But unlike the Lord of the Rings films, I do not feel the strengths overcome the flaws.  And so the Hobbit trilogy is nowhere near as satisfying a watch as the Lord of the Rings films.

A Desolationing We Will Go (The Hobbit: The Desolation of Smaug, 2013)

The_Hobbit_Desolation_PosterThe film picks up with Bilbo, Thorin and their band of Dwarves on the run from Azog’s orcs.  They find themselves appearing to be hunted by a very large bear.  Gandalf promises they are near the home of a man who might help them with safety.  They rush, chased by the bear until they reach a remote home.

Once inside, Gandalf explains that the bear is actually the man they are trying to reach.  Beorn is a shapeshifter who is also mistrustful of dwarves, so Gandalf cooks up a plan to slowly reveal them to Beorn.

Once on their way, they find themselves facing giant spiders and elves, eventually reaching Laketown, near the mountain fortress they seek. Initially, Laketown presents an obstacle, but Thorin promises to share the riches of the mountain if they allow them passage and provide some weapons.  Of course, most of the citizens being poor and desperate, it is not a hard sell.  And the mayor is a greedy man who figures if they succeed he reaps the reward and if they get eaten by Smaug they are out of his hair.

Meanwhile, Gandalf has gone to find and confront the Necromancer, a dark being that is an impending threat to Middle Earth.

Once they reach the mountain and find the secret entrance, it falls to Bilbo to slip inside and see if he can locate the Arkenstone.  This turns out to be like looking for a needle in a haystack, as there are jewels and gold coins everywhere. Bilbo must outwit Smaug, who is wakened by the presence of Bilbo.

The Desolation of Smaug is the first of the three films to start really padding on story.  And this drags the film as a whole down.  There are some great sequences, and the Smaug sequence itself is pretty nicely done.  But the film also adds in completely unnecessary subplots like a love triangle. The film includes Legolas, whose father is the Elvenking Thranduil, as a link to the Lord of the Rings films.  Legolas did not appear in the book, though as he is the son of Thranduil, it is not an unreasonable addition.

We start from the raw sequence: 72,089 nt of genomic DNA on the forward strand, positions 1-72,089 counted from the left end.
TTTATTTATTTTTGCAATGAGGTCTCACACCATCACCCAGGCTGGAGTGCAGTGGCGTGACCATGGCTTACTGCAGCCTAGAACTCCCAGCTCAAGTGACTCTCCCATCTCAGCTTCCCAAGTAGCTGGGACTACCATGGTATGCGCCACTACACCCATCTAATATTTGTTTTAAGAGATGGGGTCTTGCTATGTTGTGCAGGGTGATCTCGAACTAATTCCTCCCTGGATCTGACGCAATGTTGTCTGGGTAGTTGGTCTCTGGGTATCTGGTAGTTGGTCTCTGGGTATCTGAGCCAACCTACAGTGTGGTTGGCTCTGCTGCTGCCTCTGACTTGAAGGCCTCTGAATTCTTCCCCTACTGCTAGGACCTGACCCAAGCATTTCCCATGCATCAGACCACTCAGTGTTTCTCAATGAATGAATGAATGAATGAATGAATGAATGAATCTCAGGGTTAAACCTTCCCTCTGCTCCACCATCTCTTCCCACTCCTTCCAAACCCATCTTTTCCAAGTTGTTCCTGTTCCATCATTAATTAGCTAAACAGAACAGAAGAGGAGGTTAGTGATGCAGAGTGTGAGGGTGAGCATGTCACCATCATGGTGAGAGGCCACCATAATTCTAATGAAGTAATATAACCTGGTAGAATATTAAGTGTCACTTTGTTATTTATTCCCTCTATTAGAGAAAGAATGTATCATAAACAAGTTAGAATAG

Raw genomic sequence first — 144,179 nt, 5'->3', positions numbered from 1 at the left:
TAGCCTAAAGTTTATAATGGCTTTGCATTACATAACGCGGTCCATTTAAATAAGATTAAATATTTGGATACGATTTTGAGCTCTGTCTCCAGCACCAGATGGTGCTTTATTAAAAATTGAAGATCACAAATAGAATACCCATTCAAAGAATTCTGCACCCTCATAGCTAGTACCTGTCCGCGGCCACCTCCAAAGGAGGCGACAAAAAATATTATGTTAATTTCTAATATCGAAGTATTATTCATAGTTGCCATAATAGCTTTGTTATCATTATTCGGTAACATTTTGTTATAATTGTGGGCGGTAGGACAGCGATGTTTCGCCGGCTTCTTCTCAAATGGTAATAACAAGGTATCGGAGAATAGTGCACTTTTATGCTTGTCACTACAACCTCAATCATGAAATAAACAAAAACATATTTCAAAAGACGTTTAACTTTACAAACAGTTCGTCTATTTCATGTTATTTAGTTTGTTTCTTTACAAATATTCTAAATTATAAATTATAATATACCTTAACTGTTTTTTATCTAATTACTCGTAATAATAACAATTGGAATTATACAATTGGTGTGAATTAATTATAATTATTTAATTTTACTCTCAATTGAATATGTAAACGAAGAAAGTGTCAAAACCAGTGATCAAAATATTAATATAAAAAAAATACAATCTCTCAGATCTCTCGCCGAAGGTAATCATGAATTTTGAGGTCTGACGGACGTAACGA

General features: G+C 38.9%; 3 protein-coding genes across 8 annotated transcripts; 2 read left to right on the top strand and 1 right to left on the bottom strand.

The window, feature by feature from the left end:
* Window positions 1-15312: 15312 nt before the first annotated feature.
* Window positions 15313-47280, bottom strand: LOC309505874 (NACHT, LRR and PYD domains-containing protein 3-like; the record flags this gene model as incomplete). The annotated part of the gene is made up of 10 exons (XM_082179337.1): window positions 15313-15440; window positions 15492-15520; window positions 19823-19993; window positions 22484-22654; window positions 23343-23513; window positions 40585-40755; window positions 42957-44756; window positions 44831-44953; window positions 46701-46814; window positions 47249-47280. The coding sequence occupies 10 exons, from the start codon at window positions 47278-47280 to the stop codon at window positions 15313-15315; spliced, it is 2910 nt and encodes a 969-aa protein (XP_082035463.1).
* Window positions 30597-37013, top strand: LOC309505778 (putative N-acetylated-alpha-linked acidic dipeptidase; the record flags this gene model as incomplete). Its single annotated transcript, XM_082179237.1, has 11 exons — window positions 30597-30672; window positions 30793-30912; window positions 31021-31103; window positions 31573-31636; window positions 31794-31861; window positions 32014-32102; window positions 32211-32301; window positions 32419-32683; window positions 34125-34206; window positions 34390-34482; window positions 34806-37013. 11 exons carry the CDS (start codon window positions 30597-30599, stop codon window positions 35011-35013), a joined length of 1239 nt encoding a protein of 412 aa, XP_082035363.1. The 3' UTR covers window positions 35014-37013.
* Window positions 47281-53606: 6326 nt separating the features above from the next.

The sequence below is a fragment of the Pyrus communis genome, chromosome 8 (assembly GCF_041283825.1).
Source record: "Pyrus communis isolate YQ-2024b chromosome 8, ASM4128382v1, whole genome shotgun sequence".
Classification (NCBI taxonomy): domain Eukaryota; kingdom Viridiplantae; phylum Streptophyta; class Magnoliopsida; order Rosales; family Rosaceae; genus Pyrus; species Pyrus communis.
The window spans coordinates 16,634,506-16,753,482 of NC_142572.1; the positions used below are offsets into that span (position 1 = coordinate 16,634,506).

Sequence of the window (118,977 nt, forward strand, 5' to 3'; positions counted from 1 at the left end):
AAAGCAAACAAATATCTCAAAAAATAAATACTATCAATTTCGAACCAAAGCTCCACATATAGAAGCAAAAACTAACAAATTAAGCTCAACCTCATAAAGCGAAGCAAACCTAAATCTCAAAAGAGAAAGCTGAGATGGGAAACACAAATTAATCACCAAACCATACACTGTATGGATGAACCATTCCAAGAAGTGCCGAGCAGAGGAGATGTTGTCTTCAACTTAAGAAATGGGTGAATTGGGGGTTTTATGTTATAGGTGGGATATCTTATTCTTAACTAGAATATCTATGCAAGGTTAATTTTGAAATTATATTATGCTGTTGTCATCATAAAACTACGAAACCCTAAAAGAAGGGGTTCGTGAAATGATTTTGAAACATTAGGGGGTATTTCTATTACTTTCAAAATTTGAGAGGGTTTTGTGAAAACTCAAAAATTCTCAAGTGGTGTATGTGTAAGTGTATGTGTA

The filmmakers felt it would be good to add a female cast member in some of the action scenes.  They created Tauriel, a young and skilled elven warrior.  Portrayed by Evangeline Lilly, she is a tough adventurer. Even as additions go, the character herself is not a problem.  I like Tauriel. However, Lilly agreed to take the role as long as her character was not in a love triangle. She was assured this was not going to be the case.  So the film has her being sought by both Legolas and the dwarf  Kili. It feels like they really wanted the Kili and Tauriel aspect be a callback to Aragorn and Arwen.  And while they introduce it as a love triangle, it is entirely pointless.  It is not a source of real conflict.  Legolas could have gone to her side simply as a friend, not out of romantic desire.  It is clear the film wants to focus on her and Kili.  And that is perfectly fine, and would have improved the sub-plot had they dumped the “triangle” part.

Honestly, the inclusion of the Necromancer stuff (none of which comes from the Hobbit, it is referenced in the Lord of the Rings appendices) is more to make the audience get those “Lord of the Rings” vibes. It does not enhance the story or threat…and it feels wholly unconnected to the main story.

Smaug looks great, and Cumberbacht’s voice performance is good stuff. The visuals are great.  I still enjoy the performances, I actually like a lot of the charcters…and yet?

Story suffers from bloat. When it drags along? It reaaaaally drags.

And Starring Jeff Goldblum as Jeff Goldblum (Thor: Ragnarok, 2017)

Thor_Ragnarok_PosterThor has been a fun character in the Marvel Cinematic Universe. He is cheerful, boisterous and powerful.  He is also boastful and over confident. This drove his first film, while the second film seemed a bit aimless.

In Avengers: Age of Ultron, Thor had a vision of the end of Asgard.  He left to get answers and was missing for Civil War.  After Thor and Loki locate Odin, they are warned of the coming of Hela…their sister and the goddess of death Almost immediately Hela arrives and destroys Thor’s hammer. In their fight, Thor and Loki are separated and tossed into space.  While Hela conquers Asgard, Thor finds himself on the planet Sakaar. Captured by the Grandmaster Thor must fight in the Contest of Champions..and the champion he must defeat? His pal Hulk.

Marvel has done pretty well in tapping directors with limited experience in big budget films and having it work out in their favor.  Here they brought on New Zealander Taika Waititi, who is known for his unique comedies.  Check out the films Hunt for the Wilderpeople and What We Do in Shadows and while laughing, you will likely not think “a Super Hero movie is next!”. But it pays off.